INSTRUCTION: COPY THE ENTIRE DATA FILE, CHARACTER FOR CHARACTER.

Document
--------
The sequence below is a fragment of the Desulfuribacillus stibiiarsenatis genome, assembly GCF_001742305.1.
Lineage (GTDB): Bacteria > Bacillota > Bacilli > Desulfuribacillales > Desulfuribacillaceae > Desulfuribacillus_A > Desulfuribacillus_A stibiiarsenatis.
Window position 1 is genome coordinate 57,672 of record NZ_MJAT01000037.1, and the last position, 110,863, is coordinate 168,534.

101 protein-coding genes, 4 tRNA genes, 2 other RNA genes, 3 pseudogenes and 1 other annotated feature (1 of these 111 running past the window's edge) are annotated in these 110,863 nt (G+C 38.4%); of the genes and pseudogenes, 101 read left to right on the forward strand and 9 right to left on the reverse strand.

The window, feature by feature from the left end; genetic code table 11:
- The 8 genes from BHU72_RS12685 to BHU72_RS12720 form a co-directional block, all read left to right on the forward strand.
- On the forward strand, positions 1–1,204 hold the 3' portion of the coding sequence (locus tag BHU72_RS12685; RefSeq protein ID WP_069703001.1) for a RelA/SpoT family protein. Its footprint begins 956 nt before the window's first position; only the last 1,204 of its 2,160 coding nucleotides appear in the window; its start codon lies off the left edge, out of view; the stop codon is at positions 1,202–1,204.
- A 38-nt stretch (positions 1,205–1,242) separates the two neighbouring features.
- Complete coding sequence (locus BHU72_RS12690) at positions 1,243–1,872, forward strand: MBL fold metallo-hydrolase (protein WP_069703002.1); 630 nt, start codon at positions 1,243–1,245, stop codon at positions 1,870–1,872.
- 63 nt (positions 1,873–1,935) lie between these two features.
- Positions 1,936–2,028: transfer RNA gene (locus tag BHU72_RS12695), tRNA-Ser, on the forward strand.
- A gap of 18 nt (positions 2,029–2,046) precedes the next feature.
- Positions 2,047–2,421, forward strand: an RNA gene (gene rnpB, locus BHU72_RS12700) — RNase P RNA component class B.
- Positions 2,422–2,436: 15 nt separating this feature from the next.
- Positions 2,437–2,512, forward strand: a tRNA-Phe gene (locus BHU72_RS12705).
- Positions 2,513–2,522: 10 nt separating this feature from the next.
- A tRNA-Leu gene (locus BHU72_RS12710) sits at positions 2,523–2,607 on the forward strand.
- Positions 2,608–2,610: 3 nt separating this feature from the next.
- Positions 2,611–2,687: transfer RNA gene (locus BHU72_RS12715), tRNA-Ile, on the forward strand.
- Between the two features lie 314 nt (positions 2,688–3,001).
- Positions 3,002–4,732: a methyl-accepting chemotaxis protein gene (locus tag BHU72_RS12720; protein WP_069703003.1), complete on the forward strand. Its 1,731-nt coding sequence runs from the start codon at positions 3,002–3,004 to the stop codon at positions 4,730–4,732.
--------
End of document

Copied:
The sequence below is a fragment of the Desulfuribacillus stibiiarsenatis genome, assembly GCF_001742305.1.
Lineage (GTDB): Bacteria > Bacillota > Bacilli > Desulfuribacillales > Desulfuribacillaceae > Desulfuribacillus_A > Desulfuribacillus_A stibiiarsenatis.
Window position 1 is genome coordinate 57,672 of record NZ_MJAT01000037.1, and the last position, 110,863, is coordinate 168,534.

101 protein-coding genes, 4 tRNA genes, 2 other RNA genes, 3 pseudogenes and 1 other annotated feature (1 of these 111 running past the window's edge) are annotated in these 110,863 nt (G+C 38.4%); of the genes and pseudogenes, 101 read left to right on the forward strand and 9 right to left on the reverse strand.

The window, feature by feature from the left end; genetic code table 11:
- The 8 genes from BHU72_RS12685 to BHU72_RS12720 form a co-directional block, all read left to right on the forward strand.
- On the forward strand, positions 1–1,204 hold the 3' portion of the coding sequence (locus tag BHU72_RS12685; RefSeq protein ID WP_069703001.1) for a RelA/SpoT family protein. Its footprint begins 956 nt before the window's first position; only the last 1,204 of its 2,160 coding nucleotides appear in the window; its start codon lies off the left edge, out of view; the stop codon is at positions 1,202–1,204.
- A 38-nt stretch (positions 1,205–1,242) separates the two neighbouring features.
- Complete coding sequence (locus BHU72_RS12690) at positions 1,243–1,872, forward strand: MBL fold metallo-hydrolase (protein WP_069703002.1); 630 nt, start codon at positions 1,243–1,245, stop codon at positions 1,870–1,872.
- 63 nt (positions 1,873–1,935) lie between these two features.
- Positions 1,936–2,028: transfer RNA gene (locus tag BHU72_RS12695), tRNA-Ser, on the forward strand.
- A gap of 18 nt (positions 2,029–2,046) precedes the next feature.
- Positions 2,047–2,421, forward strand: an RNA gene (gene rnpB, locus BHU72_RS12700) — RNase P RNA component class B.
- Positions 2,422–2,436: 15 nt separating this feature from the next.
- Positions 2,437–2,512, forward strand: a tRNA-Phe gene (locus BHU72_RS12705).
- Positions 2,513–2,522: 10 nt separating this feature from the next.
- A tRNA-Leu gene (locus BHU72_RS12710) sits at positions 2,523–2,607 on the forward strand.
- Positions 2,608–2,610: 3 nt separating this feature from the next.
- Positions 2,611–2,687: transfer RNA gene (locus BHU72_RS12715), tRNA-Ile, on the forward strand.
- Between the two features lie 314 nt (positions 2,688–3,001).
- Positions 3,002–4,732: a methyl-accepting chemotaxis protein gene (locus tag BHU72_RS12720; protein WP_069703003.1), complete on the forward strand. Its 1,731-nt coding sequence runs from the start codon at positions 3,002–3,004 to the stop codon at positions 4,730–4,732.